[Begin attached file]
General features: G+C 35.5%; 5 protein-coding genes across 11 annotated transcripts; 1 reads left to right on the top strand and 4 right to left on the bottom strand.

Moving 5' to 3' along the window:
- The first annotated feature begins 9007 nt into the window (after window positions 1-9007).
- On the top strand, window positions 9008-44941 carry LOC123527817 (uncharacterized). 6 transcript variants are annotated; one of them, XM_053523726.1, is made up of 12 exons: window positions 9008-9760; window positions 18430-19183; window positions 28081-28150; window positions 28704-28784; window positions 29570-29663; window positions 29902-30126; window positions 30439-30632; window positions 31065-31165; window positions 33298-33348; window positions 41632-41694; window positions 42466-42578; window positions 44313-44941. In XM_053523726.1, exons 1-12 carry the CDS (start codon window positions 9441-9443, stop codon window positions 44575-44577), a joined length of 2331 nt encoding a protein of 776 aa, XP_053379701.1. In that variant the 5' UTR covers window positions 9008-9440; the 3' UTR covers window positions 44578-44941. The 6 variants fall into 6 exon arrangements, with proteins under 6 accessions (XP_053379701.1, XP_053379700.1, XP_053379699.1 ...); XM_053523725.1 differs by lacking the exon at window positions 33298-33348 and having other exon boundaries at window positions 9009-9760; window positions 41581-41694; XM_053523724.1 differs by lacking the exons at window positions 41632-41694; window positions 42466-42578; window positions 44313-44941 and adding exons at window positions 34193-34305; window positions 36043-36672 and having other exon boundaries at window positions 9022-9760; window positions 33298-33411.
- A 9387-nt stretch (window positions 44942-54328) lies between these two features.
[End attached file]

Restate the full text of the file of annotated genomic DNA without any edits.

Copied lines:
General features: G+C 35.5%; 5 protein-coding genes across 11 annotated transcripts; 1 reads left to right on the top strand and 4 right to left on the bottom strand.

Moving 5' to 3' along the window:
- The first annotated feature begins 9007 nt into the window (after window positions 1-9007).
- On the top strand, window positions 9008-44941 carry LOC123527817 (uncharacterized). 6 transcript variants are annotated; one of them, XM_053523726.1, is made up of 12 exons: window positions 9008-9760; window positions 18430-19183; window positions 28081-28150; window positions 28704-28784; window positions 29570-29663; window positions 29902-30126; window positions 30439-30632; window positions 31065-31165; window positions 33298-33348; window positions 41632-41694; window positions 42466-42578; window positions 44313-44941. In XM_053523726.1, exons 1-12 carry the CDS (start codon window positions 9441-9443, stop codon window positions 44575-44577), a joined length of 2331 nt encoding a protein of 776 aa, XP_053379701.1. In that variant the 5' UTR covers window positions 9008-9440; the 3' UTR covers window positions 44578-44941. The 6 variants fall into 6 exon arrangements, with proteins under 6 accessions (XP_053379701.1, XP_053379700.1, XP_053379699.1 ...); XM_053523725.1 differs by lacking the exon at window positions 33298-33348 and having other exon boundaries at window positions 9009-9760; window positions 41581-41694; XM_053523724.1 differs by lacking the exons at window positions 41632-41694; window positions 42466-42578; window positions 44313-44941 and adding exons at window positions 34193-34305; window positions 36043-36672 and having other exon boundaries at window positions 9022-9760; window positions 33298-33411.
- A 9387-nt stretch (window positions 44942-54328) lies between these two features.